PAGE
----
Trailing just 23-20, thanks to a Brett Maher 53-yard field goal narrowing the deficit, here the Cowboys were after the Texans interception with 5:37 left in the game, their backs to the goal line at the 4-yard line and the Texans poised to put this game away. And darn if this defense didn't step up, creating two of three plays for minus-3 yards, and then on fourth-and-goal at the 3, Neville Gallimore and Anthony Barr sniffing out Driskel's keeper around end for but a yard gain, Houston turning the ball over on downs at the 2.
The 2 now, 98 yards away from being able to score a winning touchdown, their last chance down three with 3:20 left.
"Zack came into the huddle with a big-ass smile on his face," Dalton Schultz said of veteran Pro Bowl guard Zack Martin, exuding confidence.
First play, Dak hits Schultz for 21 yards, then he runs for 9 and drills Schultz for another 13.
Could you feel it at that point?
"Oh yeah," Schultz said. "You guys could feel it."
And on they went, Dak completing six of seven passes for 79 yards and running twice for 15, accounting for 94 of the 98 yards, his final completion an 18-yarder over the middle to Schultz to the Houston 4.
And even after a severe hit from the blindside on Michael Gallup caused Dak's near 2-yard TD pass to fall incomplete, there the Cowboys were third-and-goal at the 2, 46 seconds left in the game, still down three.
"We told them, Zeke is going to handle his business," Dak said of in the huddle before the ensuing play, making sure the offensive line understood "just do your job and he'll run through them all."
And again, now you understand how much Ezekiel Elliot means to this team, because I'm guessing they couldn't conceive, nor not a single person standing in AT&T either, Zeke ever being denied on the next carry.
"No doubt, no doubt," Zeke said of just knowing he was about to score a rushing touchdown in a sixth consecutive game, only the third Cowboys running back to do so, the other two named Tony and Emmitt. "Inside zone, the third time."
And by gosh score he did, Zeke running right over center and right guard for the touchdown, then leaping up and sprinting toward the Salvation Army Red Kettle as if he was jumping in again, but knew better, saying, "Didn't need another $14,000 fine," only faking the jump.
Cowboys 27-23, but 41 seconds remaining. Then if that wasn't enough drama, surviving Mills' desperation Hail Mary from his own 46, Israel Mukuamu wrestling the ball away from Trevon Diggs for the interception.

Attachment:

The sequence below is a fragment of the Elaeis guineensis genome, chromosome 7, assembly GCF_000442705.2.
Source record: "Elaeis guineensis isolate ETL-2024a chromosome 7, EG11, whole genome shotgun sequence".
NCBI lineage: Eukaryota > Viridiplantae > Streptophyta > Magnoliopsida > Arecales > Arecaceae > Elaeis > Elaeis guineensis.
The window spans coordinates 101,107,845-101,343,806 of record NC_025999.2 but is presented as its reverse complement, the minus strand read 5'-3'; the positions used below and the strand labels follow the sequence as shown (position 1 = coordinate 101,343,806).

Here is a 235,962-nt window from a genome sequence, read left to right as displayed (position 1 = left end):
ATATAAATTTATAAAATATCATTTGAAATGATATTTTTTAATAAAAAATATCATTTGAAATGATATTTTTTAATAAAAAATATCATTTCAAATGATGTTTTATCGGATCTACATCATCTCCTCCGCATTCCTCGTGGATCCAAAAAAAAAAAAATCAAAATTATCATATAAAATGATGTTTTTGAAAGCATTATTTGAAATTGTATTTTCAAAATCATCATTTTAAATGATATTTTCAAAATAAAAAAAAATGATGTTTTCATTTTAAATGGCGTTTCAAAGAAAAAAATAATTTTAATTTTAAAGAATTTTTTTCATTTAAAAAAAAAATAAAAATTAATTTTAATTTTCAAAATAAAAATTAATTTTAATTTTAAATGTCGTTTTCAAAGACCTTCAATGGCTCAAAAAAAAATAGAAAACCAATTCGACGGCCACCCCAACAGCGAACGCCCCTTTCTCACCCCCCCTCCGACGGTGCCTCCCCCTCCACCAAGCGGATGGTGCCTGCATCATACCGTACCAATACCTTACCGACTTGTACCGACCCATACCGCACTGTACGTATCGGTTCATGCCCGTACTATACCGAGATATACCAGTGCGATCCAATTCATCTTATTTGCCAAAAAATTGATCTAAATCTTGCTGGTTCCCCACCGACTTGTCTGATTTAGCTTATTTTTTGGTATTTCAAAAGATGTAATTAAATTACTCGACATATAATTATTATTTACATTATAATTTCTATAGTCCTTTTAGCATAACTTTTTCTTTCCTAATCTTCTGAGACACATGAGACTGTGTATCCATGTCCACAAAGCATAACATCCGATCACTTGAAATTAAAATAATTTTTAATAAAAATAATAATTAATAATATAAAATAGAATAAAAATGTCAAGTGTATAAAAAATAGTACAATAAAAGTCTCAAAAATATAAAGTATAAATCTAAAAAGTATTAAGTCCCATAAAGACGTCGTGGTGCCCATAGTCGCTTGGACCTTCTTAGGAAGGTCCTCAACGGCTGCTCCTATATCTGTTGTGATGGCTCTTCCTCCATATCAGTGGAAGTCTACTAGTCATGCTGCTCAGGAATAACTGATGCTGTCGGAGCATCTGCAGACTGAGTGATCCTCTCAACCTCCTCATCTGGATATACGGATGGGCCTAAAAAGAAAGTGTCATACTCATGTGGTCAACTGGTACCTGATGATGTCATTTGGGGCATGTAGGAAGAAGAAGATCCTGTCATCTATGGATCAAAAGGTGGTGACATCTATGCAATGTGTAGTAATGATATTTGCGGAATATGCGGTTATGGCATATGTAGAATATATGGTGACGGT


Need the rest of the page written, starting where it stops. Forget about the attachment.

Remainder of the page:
Look, this kind of stuff doesn't happen unless you're a special team. Goal-line stand from the 4-yard line? Seriously? An 11-play, 98-yard drive consuming 2:39 off the clock for the game-winning touchdown? Certainly a daunting task, to say the least, with the game on the line. Just isn't common, and is why so many on Thursday night were in utter awe of what newly acquired Rams quarterback Baker Mayfield did on his 98-yard, game-winning touchdown drive in the final seconds.
See, all this – all of it, as illogical as it seems – as if no hurdle is too high for Team Resiliency.
"Who cares what happened in the last 58 minutes?" Dak said of his message in the huddle, standing in his own end zone, needing binoculars to see the distant goal line before commencing that final drive, the 18th game-winner of his career, and finishing with a season high 284 yards passing.
"Let's go get a win."
And let's remember two things, and Schultz reinforced this by saying of the close shave against the team with the worst record in the NFL, "That's this business, that's the NFL."
He's right. No matter who the opponent is, it's darn hard to win the four consecutive games the Cowboys have. And you know what? No matter how lousy your record is, it might be even harder to lose the eight consecutive games the Texans now have. Go ask the 1989 Cowboys. As bad as they were, and believe me they were bad, they couldn't manage to lose them all, 0-8 Cowboys going into RFK on a Sunday night to beat the Redskins, 13-3, for their only win of the season.
"You know this is football, I'm not trying to make excuses," McCarthy said. "I get what's on my chest and the expectations, I get that. It's about winning.
"And we got it done today."
No sweat. They won.
Well, thanks to the last five minutes.